Sleep apnea is a dangerous condition that often is left unchecked.
The reason? It’s not like people exhibit symptoms of sleep apnea during routine doctor checkups.
Snoring can be a symptom of sleep apnea, characterized by pauses in breathing during sleep. The condition can be deadly.
“The most common type of sleep apnea is obstructive sleep apnea,” the National Institutes of Health, or NIH, explains on its website. “In this condition, the airway collapses or becomes blocked during sleep. This causes shallow breathing or breathing pauses.”
The NIH goes on to explain that loud snoring can be caused by air squeezing past the pauses in breath. “Obstructive sleep apnea is more common in people who are overweight, but it can affect anyone. For example, small children who have enlarged tonsil tissues in their throats may have obstructive sleep apnea.”
There’s no simple blood test that will let a doctor know that you have it. If you sleep alone, you may not even know you have it.
Your best luck, if you do have it, is that you sleep with a partner who can alert you to what’s going on.
In those cases, you could go into a sleep clinic and have extensive and expensive tests performed to see if you have sleep apnea. The most reliable test is called a polysomnography, but there are other methods.
But now, a simple patch worn by the patient during sleep at home has proven to be nearly as effective as polysomnography. The wearable device is called the SomnaPatch.
Sleep Apnea Diagnosis Goes From Clunky to Easy
The study was presented last week as a poster abstract at the annual meeting of the Associated Professional Sleep Societies, LLC, a joint venture of the American Academy of Sleep Medicine and the Sleep Research Society.
The authors, who received support for their research from the NIH, performed simultaneous polysomnography and patch recordings.
“The skin adhesive diagnostic patch weighs less than one ounce and records nasal pressure, blood oxygen saturation, pulse rate, respiratory effort, sleep time and body position,” reported the American Academy of Sleep Medicine in a news release.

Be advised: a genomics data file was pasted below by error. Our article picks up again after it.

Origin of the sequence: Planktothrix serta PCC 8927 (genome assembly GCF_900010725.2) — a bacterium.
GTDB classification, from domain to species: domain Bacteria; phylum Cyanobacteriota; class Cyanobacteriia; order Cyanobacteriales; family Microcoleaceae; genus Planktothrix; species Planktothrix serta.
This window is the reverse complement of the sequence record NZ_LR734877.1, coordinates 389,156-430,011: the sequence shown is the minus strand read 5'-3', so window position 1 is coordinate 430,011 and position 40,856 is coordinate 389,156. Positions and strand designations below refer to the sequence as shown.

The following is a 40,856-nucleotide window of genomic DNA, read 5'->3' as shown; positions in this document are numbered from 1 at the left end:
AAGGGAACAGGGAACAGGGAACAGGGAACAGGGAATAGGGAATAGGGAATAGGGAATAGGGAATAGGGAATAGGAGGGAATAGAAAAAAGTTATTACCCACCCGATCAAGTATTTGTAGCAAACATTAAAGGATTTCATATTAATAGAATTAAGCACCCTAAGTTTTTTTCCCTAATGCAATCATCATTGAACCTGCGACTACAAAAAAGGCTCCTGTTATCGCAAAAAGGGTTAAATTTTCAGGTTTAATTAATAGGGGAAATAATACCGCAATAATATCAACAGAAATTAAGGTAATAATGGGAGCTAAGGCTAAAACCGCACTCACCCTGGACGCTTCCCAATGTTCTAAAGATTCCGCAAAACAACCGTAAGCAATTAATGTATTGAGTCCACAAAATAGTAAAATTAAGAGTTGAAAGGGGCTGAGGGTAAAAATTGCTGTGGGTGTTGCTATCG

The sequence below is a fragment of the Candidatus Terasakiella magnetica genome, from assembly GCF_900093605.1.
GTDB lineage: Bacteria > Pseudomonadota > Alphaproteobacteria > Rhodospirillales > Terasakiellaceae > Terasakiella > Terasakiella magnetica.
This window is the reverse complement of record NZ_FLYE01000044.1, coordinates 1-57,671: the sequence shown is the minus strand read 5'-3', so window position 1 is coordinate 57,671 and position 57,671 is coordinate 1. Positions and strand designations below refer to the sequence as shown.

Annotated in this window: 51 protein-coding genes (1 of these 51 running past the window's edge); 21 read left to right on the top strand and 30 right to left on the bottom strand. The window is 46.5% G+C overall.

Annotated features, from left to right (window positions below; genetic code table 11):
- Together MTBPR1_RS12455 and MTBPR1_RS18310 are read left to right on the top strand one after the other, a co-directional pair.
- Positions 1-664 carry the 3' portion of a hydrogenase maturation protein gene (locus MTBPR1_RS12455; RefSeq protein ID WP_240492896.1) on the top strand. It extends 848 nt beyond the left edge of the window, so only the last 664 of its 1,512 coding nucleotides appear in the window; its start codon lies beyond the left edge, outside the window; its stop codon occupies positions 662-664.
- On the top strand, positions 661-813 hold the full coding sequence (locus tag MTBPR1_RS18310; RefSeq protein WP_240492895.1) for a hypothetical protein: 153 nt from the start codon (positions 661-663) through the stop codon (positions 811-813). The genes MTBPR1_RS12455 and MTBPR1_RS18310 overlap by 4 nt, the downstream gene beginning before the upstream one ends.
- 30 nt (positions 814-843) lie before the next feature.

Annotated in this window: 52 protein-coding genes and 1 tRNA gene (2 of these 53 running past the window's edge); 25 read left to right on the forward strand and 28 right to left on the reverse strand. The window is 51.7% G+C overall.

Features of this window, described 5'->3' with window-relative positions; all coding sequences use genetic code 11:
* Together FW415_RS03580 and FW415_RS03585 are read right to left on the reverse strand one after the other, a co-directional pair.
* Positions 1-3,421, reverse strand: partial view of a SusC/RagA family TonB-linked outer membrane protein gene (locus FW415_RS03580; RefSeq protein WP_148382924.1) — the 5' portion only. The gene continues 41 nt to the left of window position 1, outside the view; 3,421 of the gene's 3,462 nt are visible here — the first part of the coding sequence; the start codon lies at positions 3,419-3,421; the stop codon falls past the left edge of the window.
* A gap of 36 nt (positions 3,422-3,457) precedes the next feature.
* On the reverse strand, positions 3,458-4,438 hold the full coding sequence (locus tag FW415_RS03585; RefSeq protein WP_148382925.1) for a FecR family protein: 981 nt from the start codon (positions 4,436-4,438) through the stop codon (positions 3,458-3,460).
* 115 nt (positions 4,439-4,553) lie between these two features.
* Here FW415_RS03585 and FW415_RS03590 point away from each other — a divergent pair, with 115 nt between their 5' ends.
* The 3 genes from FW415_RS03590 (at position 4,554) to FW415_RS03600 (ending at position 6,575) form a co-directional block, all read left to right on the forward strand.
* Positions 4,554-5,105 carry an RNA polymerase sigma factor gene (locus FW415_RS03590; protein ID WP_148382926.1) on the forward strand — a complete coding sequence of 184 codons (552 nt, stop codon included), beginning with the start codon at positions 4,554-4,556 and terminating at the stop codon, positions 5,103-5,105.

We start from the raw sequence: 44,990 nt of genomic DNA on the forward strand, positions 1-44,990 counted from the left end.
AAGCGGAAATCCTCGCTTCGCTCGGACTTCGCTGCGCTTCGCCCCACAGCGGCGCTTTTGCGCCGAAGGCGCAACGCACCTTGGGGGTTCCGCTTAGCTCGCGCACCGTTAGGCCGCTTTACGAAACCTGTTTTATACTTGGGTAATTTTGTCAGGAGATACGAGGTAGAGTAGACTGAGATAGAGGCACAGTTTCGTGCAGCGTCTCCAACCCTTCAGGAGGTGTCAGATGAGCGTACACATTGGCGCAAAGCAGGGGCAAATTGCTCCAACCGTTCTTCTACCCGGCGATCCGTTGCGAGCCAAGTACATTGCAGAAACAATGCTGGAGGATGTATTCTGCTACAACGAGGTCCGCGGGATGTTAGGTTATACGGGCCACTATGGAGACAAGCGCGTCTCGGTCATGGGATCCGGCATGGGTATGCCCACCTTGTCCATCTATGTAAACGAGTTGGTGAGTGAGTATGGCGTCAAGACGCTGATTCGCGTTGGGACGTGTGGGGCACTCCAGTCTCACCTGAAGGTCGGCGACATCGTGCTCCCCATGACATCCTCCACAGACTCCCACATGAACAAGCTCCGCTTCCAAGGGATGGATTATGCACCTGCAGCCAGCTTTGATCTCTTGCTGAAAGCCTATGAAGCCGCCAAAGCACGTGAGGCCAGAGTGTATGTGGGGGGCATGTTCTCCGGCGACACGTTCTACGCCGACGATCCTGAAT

“Our study provided clinical validation of a new wearable device for diagnosing sleep apnea,” said lead investigator Maria Merchant of Somnarus, Inc., maker of the sleep apnea test patch.
“It was most surprising to us how well this inexpensive miniature device performed in comparison with in-lab sleep studies,” she added.
The study also examined whether users could figure out how to put the patch on and get the test started by themselves. That study showed that 38 out of 39 users could.
“Most sleep diagnostic devices are difficult for patients to use and are disruptive to patient’s sleep,” said Merchant. “Our study showed that this wearable home sleep monitor is very comfortable, easy to use, and does not negatively affect sleep.”
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A professional journalist nearly 30 years, David Heitz started his career at the Quad-City Times in Davenport, Iowa before moving to Los Angeles. He led the Glendale News-Press to best small daily newspaper in the state (CNPA) as managing editor and also worked as executive news editor of the Press-Telegram. He worked briefly as deputy news editor of the Detroit News before returning to the Quad-Cities, where he has worked as a freelance medical writer since 2012 for several national websites. He recently purchased his childhood home and says he truly is “living the dream.”